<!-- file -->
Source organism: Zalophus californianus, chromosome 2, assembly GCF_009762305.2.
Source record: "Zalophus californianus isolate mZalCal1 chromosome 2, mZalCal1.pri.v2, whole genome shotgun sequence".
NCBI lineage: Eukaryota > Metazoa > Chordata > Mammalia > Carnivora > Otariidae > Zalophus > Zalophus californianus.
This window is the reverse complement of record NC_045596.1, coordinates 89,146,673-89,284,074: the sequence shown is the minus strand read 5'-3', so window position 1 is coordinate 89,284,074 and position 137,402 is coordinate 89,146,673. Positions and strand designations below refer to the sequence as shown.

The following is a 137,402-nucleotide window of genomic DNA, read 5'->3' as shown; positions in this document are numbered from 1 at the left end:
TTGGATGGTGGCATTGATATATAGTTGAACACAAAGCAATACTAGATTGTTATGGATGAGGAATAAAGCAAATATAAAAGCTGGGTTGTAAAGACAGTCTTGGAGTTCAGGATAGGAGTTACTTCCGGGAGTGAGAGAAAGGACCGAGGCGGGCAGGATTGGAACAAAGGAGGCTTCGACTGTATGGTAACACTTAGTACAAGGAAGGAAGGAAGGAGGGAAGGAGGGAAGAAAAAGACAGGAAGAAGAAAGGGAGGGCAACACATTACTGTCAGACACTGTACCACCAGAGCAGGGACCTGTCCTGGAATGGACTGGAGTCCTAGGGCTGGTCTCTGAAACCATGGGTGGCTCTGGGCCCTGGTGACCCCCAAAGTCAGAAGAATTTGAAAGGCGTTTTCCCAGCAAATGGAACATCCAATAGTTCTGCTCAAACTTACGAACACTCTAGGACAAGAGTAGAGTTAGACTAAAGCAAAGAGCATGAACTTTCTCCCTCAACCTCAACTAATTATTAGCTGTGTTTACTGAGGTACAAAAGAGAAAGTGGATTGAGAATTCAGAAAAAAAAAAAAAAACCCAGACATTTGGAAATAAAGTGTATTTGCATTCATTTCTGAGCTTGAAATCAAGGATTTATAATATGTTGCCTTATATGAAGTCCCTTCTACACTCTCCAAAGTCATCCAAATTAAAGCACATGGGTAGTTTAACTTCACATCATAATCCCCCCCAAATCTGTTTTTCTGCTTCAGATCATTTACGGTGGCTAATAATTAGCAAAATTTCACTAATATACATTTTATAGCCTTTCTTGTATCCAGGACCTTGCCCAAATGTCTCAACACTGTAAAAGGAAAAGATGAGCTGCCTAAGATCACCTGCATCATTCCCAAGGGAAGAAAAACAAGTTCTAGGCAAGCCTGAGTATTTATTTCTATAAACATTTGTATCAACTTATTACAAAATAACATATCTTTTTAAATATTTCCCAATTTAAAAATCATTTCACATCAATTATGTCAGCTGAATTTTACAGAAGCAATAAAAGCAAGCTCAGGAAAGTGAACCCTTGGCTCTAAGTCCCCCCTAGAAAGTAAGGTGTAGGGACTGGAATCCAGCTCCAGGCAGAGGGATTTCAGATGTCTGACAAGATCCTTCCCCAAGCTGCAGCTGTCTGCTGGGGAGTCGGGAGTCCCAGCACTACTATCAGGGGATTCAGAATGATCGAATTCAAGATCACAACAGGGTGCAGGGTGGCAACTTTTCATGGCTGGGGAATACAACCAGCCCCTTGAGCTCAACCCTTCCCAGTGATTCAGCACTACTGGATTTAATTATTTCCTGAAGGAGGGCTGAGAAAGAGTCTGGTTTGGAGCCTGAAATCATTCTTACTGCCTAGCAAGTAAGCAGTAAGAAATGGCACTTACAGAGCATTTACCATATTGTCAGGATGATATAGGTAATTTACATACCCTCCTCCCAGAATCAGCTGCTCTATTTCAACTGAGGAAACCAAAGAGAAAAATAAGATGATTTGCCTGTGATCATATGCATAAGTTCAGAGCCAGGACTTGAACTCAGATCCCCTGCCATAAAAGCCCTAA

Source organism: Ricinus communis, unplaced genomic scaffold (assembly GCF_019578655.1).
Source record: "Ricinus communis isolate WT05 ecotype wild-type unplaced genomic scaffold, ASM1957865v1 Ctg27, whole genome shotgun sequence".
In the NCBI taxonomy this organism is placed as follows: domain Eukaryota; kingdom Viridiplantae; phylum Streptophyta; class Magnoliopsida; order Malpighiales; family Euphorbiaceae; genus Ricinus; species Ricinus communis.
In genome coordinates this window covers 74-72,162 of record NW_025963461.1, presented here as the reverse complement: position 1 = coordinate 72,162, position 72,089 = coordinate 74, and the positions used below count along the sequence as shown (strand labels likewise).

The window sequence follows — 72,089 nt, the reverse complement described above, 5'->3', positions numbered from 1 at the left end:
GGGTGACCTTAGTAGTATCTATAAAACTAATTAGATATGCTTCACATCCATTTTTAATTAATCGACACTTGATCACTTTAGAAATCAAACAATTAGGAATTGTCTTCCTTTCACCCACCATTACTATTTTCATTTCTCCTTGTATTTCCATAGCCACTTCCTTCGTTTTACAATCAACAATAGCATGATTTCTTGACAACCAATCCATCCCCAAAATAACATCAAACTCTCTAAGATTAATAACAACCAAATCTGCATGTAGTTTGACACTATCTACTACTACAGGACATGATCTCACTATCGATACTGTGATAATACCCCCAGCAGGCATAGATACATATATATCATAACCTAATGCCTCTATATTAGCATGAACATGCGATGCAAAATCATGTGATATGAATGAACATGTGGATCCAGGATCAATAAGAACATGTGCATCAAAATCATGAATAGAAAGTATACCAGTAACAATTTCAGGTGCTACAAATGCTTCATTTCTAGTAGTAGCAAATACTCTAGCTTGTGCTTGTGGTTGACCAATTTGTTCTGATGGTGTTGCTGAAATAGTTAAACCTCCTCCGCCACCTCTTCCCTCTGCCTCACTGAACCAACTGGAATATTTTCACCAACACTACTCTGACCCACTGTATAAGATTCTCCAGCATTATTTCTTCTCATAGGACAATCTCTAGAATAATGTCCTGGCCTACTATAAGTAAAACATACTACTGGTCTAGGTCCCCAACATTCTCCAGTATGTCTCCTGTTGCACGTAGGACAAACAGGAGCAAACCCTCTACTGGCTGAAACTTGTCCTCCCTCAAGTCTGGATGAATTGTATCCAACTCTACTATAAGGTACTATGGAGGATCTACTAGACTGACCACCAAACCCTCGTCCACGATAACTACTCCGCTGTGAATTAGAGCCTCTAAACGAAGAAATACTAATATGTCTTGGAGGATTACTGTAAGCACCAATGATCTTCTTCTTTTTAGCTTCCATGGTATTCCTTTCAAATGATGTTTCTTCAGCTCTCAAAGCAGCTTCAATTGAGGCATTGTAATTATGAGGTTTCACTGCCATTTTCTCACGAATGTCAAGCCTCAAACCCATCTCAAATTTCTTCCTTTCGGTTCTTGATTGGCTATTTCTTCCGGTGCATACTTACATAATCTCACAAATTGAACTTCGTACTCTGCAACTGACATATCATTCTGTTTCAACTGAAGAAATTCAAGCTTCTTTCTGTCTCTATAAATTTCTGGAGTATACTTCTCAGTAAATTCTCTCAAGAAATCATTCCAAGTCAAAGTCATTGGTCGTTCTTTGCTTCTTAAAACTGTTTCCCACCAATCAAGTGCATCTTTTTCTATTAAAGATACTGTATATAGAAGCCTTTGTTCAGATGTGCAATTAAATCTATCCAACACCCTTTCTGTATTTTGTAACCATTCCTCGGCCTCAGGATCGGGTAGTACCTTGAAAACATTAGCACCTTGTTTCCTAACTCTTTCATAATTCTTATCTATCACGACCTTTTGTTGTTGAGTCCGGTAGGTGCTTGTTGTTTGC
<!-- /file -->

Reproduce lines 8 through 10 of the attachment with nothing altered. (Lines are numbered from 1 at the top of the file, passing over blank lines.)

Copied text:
Source record: "Ricinus communis isolate WT05 ecotype wild-type unplaced genomic scaffold, ASM1957865v1 Ctg27, whole genome shotgun sequence".
In the NCBI taxonomy this organism is placed as follows: domain Eukaryota; kingdom Viridiplantae; phylum Streptophyta; class Magnoliopsida; order Malpighiales; family Euphorbiaceae; genus Ricinus; species Ricinus communis.
In genome coordinates this window covers 74-72,162 of record NW_025963461.1, presented here as the reverse complement: position 1 = coordinate 72,162, position 72,089 = coordinate 74, and the positions used below count along the sequence as shown (strand labels likewise).